Inside Jabhat an-Nusrah


The ongoing conflict that has been running in Syria for more than two years, and the brutality of the Syrian regime in suppressing the uprising has encouraged the emergence of radical Jihadist movements in the country. The most important of these movements and one which has raised significant controversy and discussion among the Syrian intelligentsia and Western think tanks is known as Jabhat an-Nusrah li-Ahl al-Sham, which translates to “The Support Front for the People of Syria”.

This movement has gained momentum among the Syrian community recently because, firstly, its fighters have proved that they are the opposition’s most effective military force by launching a series of attacks all over the country which have been very damaging to the Syrian regime; and secondly, by providing food and warm clothing, where possible, to civilians amongst the refugees in different parts of the country. However, the recent statements of some of its leaders, the behavior of some of its members, and their strategic plans, as illustrated in some of their publications, give the impression that the future of Syria does not look bright. In this article I will summarize the dangers and the risks that are associated with the rise of Jabhat al-Nusra (JN) and the implications of its emergence as a powerful opposition group for the future of Syria.

Firstly, given the group’s ideological rejection of borders within ‘Muslim lands’, JN’s main goal after the fall of the Syrian regime is to create an Islamic state in the land of the Levant. The concept of democratic, secular, and otherwise Westphalian nation states goes against their interpretation of Islam. After liberating Raqqa city in Syria, JN started distributing flyers stating “beware of democracy, believers considered apostates”. The call of al-Nusra Front to establish an Islamic Caliphate is ironic. People are dying on a daily basis in order to overpower injustice and establish a just and moderate civic state; most have no wish to bring to power a tyranny which is worse than what they already have. This call of JN goes against the dreams of the many Syrians who are hoping for a secular civic state.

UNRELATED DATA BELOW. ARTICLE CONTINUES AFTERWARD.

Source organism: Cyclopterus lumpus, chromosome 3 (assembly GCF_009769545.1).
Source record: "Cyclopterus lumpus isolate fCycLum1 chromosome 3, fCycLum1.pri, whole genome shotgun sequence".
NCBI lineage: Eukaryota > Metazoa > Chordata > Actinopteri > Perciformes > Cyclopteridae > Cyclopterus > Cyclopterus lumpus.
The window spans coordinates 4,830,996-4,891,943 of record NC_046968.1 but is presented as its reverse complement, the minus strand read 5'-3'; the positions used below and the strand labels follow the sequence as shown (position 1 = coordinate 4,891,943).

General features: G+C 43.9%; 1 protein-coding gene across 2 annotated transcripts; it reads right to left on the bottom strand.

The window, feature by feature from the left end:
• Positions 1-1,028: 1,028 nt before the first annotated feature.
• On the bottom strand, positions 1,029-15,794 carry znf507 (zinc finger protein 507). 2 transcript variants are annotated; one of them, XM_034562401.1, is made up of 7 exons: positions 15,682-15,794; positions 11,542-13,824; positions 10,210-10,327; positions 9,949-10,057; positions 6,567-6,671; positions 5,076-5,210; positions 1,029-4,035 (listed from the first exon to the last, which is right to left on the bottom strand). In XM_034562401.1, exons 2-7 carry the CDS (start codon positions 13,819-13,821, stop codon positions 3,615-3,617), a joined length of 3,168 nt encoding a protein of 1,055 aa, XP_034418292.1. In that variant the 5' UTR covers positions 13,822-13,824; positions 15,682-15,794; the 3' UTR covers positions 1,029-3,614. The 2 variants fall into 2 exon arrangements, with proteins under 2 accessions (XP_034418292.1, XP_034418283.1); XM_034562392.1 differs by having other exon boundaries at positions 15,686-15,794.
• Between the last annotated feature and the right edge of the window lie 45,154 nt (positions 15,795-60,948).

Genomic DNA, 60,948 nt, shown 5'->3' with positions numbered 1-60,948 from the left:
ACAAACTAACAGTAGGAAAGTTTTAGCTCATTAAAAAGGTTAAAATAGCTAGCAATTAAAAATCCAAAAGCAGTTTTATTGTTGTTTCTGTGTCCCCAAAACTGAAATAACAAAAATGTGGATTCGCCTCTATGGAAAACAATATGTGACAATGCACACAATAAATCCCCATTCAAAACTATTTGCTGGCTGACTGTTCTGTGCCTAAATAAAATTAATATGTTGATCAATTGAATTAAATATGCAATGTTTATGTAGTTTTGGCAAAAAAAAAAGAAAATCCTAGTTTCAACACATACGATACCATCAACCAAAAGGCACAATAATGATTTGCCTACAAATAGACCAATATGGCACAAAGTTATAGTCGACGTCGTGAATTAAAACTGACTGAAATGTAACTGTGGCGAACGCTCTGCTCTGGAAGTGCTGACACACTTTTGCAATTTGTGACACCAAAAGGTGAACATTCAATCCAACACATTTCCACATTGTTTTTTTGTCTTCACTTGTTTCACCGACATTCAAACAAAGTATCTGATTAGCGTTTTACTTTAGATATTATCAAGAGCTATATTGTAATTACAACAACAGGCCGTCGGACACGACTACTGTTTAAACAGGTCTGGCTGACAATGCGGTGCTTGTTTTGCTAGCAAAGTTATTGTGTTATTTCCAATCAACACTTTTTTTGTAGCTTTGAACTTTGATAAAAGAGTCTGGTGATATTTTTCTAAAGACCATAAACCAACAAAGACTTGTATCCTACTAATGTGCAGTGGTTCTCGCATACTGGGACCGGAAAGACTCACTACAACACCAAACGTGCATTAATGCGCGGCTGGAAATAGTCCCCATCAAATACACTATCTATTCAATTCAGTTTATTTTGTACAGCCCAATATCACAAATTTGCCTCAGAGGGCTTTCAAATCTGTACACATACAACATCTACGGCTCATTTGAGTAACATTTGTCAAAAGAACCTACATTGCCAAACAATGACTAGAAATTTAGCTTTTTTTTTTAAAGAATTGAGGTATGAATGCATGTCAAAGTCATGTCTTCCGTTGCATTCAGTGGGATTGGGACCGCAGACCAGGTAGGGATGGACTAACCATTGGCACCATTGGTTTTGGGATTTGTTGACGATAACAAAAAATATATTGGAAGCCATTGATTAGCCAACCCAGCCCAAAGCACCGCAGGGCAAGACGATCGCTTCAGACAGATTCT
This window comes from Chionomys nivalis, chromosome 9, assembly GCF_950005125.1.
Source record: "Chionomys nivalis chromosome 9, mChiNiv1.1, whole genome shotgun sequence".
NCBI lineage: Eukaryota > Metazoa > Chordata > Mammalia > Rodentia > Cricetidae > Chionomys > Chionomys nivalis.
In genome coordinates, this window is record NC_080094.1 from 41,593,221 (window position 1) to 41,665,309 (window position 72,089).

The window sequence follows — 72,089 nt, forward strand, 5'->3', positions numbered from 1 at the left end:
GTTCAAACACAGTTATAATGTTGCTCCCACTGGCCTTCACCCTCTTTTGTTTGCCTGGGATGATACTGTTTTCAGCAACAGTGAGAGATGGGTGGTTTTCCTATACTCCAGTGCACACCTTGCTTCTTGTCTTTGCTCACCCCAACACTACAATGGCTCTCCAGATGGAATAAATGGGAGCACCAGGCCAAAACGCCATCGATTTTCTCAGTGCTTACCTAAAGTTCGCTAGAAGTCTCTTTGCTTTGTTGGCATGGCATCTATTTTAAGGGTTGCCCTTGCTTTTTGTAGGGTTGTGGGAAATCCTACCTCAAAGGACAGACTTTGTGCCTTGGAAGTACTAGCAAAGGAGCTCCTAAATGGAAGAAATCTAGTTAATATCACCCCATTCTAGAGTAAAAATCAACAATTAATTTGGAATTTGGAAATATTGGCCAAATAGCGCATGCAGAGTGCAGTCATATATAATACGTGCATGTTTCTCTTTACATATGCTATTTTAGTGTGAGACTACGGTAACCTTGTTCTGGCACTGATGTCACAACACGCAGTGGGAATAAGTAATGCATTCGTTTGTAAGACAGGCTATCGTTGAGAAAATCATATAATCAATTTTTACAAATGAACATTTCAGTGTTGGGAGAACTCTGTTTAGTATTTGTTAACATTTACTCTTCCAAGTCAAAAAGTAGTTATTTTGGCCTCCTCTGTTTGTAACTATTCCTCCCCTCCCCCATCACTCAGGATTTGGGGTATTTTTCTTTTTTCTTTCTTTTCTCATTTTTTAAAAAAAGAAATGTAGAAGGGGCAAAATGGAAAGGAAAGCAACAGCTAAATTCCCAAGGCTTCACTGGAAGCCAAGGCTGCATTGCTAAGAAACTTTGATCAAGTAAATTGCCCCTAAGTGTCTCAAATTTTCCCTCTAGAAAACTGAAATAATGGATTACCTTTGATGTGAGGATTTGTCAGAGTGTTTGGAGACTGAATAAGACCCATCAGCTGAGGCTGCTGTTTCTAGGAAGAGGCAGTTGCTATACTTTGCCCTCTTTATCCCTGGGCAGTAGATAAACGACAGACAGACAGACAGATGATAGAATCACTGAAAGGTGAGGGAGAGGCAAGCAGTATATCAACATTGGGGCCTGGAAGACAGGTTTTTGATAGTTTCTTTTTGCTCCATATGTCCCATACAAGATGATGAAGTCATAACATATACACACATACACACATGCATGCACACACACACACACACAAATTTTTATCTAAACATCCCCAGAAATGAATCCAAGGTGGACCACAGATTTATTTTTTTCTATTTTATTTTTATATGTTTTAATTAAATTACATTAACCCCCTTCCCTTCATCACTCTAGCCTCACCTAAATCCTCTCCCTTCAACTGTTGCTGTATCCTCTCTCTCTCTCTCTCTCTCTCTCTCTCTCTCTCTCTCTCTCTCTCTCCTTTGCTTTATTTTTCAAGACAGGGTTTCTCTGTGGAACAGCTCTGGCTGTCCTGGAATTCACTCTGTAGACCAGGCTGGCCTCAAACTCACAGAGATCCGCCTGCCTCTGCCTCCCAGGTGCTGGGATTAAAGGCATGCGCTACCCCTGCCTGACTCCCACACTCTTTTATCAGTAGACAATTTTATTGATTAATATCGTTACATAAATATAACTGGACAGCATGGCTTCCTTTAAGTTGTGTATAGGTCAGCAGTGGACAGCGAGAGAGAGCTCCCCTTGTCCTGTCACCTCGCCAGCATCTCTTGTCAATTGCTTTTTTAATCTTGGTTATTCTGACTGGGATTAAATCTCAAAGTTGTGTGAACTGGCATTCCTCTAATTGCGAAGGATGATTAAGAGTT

Secondly, the prophecy element of JN that focuses on both the Quranic notion of jihad and the virtue of the people of Bilad al-Sham (the Levant) mentioned in the Sunnah (tradition of the Prophet) indicates that although Jabhat al-Nusra has an immediate objective of fighting the regime and targeting Syrian security forces and pro-government militia, it seems unlikely that following the anticipated fall of Assad, its members will stop their campaign. Members of the group have referred to the United States and Israel as enemies of Islam and have asked their followers to be prepared to wage jihad against Israel. This strategy would bring more suffering to a nation that has already been wounded and torn apart by a long term civil war, dragging it into a more regional conflict that could only bring more catastrophe and tragedy to its people.